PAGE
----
YOU TALKIN’ TO ME – JUNE 26
By ISM Staff

SHOULD COLLEGE ATHLETES BE ABLE TO TRANSFER AND NOT HAVE TO SIT A YEAR BUT BE ELIGIBLE IMMEDIATELY?

Brooklyn & South Beach, I think that will be the next shoe to drop so to speak.  I believe that athletes, in the very near future, will be allowed free movement from one institution of higher learning to another without having to sit out a year and I believe the nine justices that sit on the bench in Washington, DC makes that a lock.

SB & BKLY, let me give you a quick synopsis of what has transpired before the High Court.  This week, the Supreme Court just slapped the NCAA around with it’s latest decision that an institution cannot restrict the amount of money an athlete can make. In fact, Justice Kavanaugh threw an uppercut when he blasted the business model that the NCAA has incorporated as one “that would be flatly illegal in almost any other industry in America.”  He followed that up with a body shot when he stated that “price-fixing labor is price-fixing labor” that “extinguishes the free market in which an individuals can otherwise obtain fair compensation for their work” and, as Howard Cosell so aptly stated, down goes the NCAA.  Yeah, I know it was Joe Frazier that went down but you two catch my drift.

Big Apple Guy & Magic City Fella, those last statements by the Justice Kavanaugh is the reason why the NCAA will have to do one of two things.  The powers that be in Indianapolis will either have to go back to the policy of awarding four-year scholarships that will guarantee an athlete is compensated for his entire collegiate career.  Honestly, don’t know if the schools want to do that.  They’ve got greedy and don’t want to earmark money for scholarships that could possibly go to a player who has become a third team backup.

Boys, if the NCAA decides to stay with one year scholarships, then look for Plan B to go into effect.  That would allow unrestricted movement of athletes from school to school.  If they don’t go down that road, look for the Supreme Court to jump back in and “take the NCAA behind the woodshed” for being arrogant and not following their directives because those fols don’t play.

Well, Brooklyn & South Beach, look for players to have unrestricted movement or the “Highest Court in the Land” jumps back into the picture.  So, I’m not only talkin’ to you two but I’m talking to NCAA President Mark Emmert as well.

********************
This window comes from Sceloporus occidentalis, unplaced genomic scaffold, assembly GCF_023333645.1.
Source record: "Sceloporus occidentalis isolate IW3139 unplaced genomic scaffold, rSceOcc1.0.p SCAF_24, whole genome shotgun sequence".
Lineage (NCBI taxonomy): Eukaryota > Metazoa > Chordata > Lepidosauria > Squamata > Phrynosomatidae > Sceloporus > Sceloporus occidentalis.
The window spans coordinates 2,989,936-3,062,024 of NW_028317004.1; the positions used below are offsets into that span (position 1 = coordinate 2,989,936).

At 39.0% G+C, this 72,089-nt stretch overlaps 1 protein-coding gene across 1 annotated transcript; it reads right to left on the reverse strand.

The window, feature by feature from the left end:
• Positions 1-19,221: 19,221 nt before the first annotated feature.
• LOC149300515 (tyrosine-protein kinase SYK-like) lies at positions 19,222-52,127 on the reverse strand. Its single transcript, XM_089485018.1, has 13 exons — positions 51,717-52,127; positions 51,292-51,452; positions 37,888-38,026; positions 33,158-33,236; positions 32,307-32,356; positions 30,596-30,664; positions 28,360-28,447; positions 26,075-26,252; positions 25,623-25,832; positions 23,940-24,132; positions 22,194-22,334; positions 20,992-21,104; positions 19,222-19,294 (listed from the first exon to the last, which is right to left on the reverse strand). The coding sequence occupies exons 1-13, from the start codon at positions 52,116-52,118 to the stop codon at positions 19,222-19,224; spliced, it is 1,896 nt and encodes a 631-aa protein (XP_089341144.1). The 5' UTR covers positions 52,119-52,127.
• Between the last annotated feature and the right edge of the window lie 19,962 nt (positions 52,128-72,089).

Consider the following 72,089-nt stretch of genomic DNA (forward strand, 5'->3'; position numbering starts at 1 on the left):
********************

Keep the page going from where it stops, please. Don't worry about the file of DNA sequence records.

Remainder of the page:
To say Emmert better listen is an understatement.  What say you two?

South Beach & Low Ball, after last week, this may sound strange but I’m with South Beach on this one. Mostly, the idea of one or two-year contracts levels the playing field, potentially, between small and large universities. I hate the idea of a pseudo “free agency” for these college’s athletes, but it makes sense based on the arguments that both of you present.

Even so, I would wager that we will see very limited movement of players, no? Of course there is the occasional disillusioned, angry or benched player that moves on, but college athletes are mostly dedicated to the institutions that they elect to play for, and I don’t see this changing.

So, Low Ball and South Beach, I think we might even have a consensus on this one. Four-year deals will be scary for many colleges but smaller scholarships may become the norm, but help smaller schools and their ability to procure better players.

Adam Sznapstajler

Low Ball & Brooklyn, now that we can all acknowledge that “amateur sports” were illegal in college, here comes the hard part. Finding a proper way that will allow smaller schools to compete with the big boys (for their fans at least, I’m a gator so let the big schools win I always say).

I agree with Low Ball on this point.  A four year contract would scare schools away from many players, especially those with injury histories. I do however, have an issue with schools being able to release a player because of an injury. I think there should be guarantees for a full four year scholarship if the player gets hurt.

My proposal is a two year contract with a player opt out after the first year. However the opt out clause comes with a 30 day return option. This would allow players to be able to explore the transfer market in case there are better opportunities but keep the bird in the bush.

Now, I know a player entering the transfer portal and returning might irk coaches.  Too bad because they do the same thing by have their agents looking for the next better job.  

The 30 day return rule can also double for declaring for the draft.  Novel though there, LB & BKLN, right?

Two year contracts give players a sense of security and offer a lower risk to the schools if it doesn’t work out. The one year opt out also gives players a true sense of free agency every year which I guess eventually answers your question Low Ball. Yes, let them transfer every year.